HARLOW: Now some of those workers are expressing their frustration and, of course, their fear, turning to Instagram, if you can believe it, to try to ask anyone essentially for help.
Our Erica Hill reports on how emergency room doctors are trying to get by.
ERICA HILL, CNN ANCHOR AND NATIONAL CORRESPONDENT: (voice over): In emergency rooms across the country, the battle being waged is unlike any these doctors have seen.
DR. STEFAN FLORES, ASSISTANT PROFESSOR OF EMERGENCY MEDICINE, COLUMBIA UNIVERSITY: Right now it's kind of like drinking out of a fire hydrant.
HILL: Dr. Stefan Flores is an emergency room physician in New York City, the epicenter of this pandemic.
FLORES: It's been very overwhelming and stressful. Pretty much everyone that we see has corona, some flavor of corona. HILL: With each approaching siren, congestion in the ER grows. They
need more beds, more gear. They need to stay healthy. They need more information.
FLORES: I had so many friends, family, colleagues reach out to me from across the world and be like, oh my God, are you OK? What is actually going on over there?
HILL: In response, Dr. Flores and a fellow emergency physician, Dr. Lynn Jang (ph), launched Air It Out Covid-19 on Instagram and encouraged others to join in.
FLORES: It's been therapeutic and also I think just helpful to let everyone know what is going on. And I'm just here in New York, but we've also been trying to chronicle and get snapshots of what's been going on across the country.
HILL: Snapshots of life in the ER. Your eyes tell it all. A window to the war you've been through, reads this post.
Sometimes we just look at each other through our masks and we know what each other is feeling. Sometimes we just let each other know we're OK.
Crowded ambulance bays. A seemingly endless stream of patients. Tents to help alleviate the strain inside. Each image, a personal story.
Our health care workforce is more than just our doctors and nurses, reads this post, about our fearless EMTs.
FLORES: We need to recognize that paramedics and EMTs, who are also out there risking their lives with the lack of personal protection equipment, who are obviously seeing things that might not even make it to the emergency room.
HILL: Everywhere I look, someone is being intubated, someone is dying, this staffer writes. I am someone who wants to be holding their hand, to whisper in their ear to say, you are not alone, but knows it's a risk not only for myself, but also for others.
Moments like this one define how much has changed in just a few short weeks.
FLORES: You know, I wanted to console her, sit at the bedside, put my hand on her and let her know that it would be OK. You know, I couldn't touch her. You know, I had to don my personal protective equipment and kind of keep my distance. At that moment I almost felt kind of helpless.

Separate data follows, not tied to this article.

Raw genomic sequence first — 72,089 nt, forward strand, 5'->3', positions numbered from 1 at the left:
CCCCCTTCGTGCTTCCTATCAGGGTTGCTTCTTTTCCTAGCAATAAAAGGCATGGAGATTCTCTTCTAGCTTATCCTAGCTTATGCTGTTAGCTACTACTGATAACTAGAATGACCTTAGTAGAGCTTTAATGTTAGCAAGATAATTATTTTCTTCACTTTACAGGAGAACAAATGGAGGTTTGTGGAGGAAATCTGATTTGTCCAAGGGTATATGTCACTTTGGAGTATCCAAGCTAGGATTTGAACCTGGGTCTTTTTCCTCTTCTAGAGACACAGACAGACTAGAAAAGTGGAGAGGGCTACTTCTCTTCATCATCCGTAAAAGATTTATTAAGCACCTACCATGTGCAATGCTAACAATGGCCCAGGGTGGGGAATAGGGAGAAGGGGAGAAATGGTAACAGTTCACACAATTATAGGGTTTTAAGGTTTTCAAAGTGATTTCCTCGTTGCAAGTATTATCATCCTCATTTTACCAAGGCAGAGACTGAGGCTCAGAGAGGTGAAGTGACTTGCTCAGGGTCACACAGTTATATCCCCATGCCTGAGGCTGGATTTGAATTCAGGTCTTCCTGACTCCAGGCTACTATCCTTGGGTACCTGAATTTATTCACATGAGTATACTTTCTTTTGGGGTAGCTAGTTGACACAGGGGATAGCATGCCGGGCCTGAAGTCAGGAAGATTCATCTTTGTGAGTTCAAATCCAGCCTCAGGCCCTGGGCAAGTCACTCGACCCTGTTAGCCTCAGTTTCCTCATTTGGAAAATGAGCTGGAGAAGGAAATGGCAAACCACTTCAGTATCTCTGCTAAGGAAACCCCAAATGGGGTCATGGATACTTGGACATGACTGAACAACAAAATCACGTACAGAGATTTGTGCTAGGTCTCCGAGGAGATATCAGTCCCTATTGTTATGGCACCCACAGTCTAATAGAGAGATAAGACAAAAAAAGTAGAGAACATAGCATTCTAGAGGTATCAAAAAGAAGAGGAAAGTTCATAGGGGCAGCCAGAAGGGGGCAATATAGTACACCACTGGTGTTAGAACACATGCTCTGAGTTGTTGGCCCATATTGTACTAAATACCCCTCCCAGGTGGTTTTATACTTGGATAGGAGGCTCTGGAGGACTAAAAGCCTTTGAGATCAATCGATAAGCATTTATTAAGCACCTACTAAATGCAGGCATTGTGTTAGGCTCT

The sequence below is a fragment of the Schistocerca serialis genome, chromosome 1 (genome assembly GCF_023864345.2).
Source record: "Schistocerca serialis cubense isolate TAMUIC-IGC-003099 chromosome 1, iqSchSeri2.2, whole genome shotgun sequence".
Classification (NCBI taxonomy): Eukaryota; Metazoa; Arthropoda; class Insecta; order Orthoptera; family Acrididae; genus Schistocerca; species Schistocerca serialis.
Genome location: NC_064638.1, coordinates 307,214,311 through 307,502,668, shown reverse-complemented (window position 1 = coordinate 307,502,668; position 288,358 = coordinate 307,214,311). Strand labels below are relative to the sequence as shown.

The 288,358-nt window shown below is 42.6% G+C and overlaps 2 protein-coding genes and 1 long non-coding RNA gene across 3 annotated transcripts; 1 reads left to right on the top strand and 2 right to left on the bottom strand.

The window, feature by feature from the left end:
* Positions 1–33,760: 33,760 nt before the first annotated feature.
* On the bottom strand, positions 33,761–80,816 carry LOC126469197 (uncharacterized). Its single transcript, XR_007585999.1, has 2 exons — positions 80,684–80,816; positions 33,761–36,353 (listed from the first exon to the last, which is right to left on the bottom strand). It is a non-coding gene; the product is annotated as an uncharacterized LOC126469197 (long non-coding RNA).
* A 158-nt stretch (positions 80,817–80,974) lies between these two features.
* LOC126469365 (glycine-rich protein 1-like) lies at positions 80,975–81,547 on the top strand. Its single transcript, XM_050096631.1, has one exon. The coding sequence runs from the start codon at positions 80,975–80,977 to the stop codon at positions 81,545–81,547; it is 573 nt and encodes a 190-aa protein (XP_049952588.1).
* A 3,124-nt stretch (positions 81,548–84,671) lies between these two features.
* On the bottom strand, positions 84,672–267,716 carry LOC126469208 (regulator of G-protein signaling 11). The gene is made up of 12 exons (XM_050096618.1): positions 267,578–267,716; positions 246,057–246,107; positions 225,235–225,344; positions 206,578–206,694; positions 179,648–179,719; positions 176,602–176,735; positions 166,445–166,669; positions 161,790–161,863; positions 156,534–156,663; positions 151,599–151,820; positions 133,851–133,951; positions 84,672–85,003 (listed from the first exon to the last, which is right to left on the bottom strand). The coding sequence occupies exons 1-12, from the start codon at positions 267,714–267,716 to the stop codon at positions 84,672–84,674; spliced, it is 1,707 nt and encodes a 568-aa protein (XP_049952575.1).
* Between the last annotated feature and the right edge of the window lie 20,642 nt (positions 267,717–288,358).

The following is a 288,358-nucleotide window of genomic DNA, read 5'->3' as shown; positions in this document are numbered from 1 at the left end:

HILL: And yet there are still reasons to hope. New York cheering the city's health care workers. This brought tears to my eyes, wrote one local nurse.
The signs of support, encouragement, and deep appreciation are the silver lining. These moments of positivity and gratitude keep us going. FLORES: It's a frightening time to be working, you know, in the
emergency room and just to be working in the hospital in general. But that being said, if there was any time probably to validate and reinforce why we chose to go in medicine, now.
HILL: A determination to push forward for as long as they're needed.
I'm Erica Hill, CNN.
SCIUTTO: Goodness, those sounds and sights of people clapping for healthcare workers just really moving.
Joining me now is one of them, Dr. Darria Long. She's an ER physician, clinical assistant professor at the University of Tennessee.
Doctor, thanks so much for coming on.
It's great to have you on because I think folks are used to hearing accounts from cities like New York or more and more a places like New Orleans, seldom from Tennessee. Can you tell us what the outbreak is like on the ground there? Are you seeing the first signs of this spreading widely?
DR. DARRIA LONG, CLINICAL ASSISTANT PROFESSOR, UNIVERSITY OF TENNESSEE: Yes, Jim, good morning. Thank you for having me.
And, you know, just in that last segment, a lot of Americans have heard about the shortages that we are having. We're now seeing an even new iteration and we're seeing this across the country, is that hospitals are reaching out to doctors to say, are you comfortable practicing in another specialty, because we know we're going to have shortages of ER and ICU doctors.
My husband's an orthopedic surgeon. He got one of those e-mails too.
What we need to be focusing on is not letting our doctors get sick in the first place across the country.
SCIUTTO: No question.
But let me ask you this because, of course, a concern is that many doctors and healthcare workers don't have sufficient protective gear as they're treating patients.
Are you, do your colleagues feel like you're risking your lives as you treat the infected?
LONG: We do feel that we are not getting the protection we need. And they do say that ER doctors, we're kind of the MacGyver's of medicine. So I have seen many of my colleagues, on talking to them, making masks out of items from Ace Hardware. I have another college who's testing it it's better to clean her mask using a rice cooker or a dehydrator. We are having to be pushed to that level.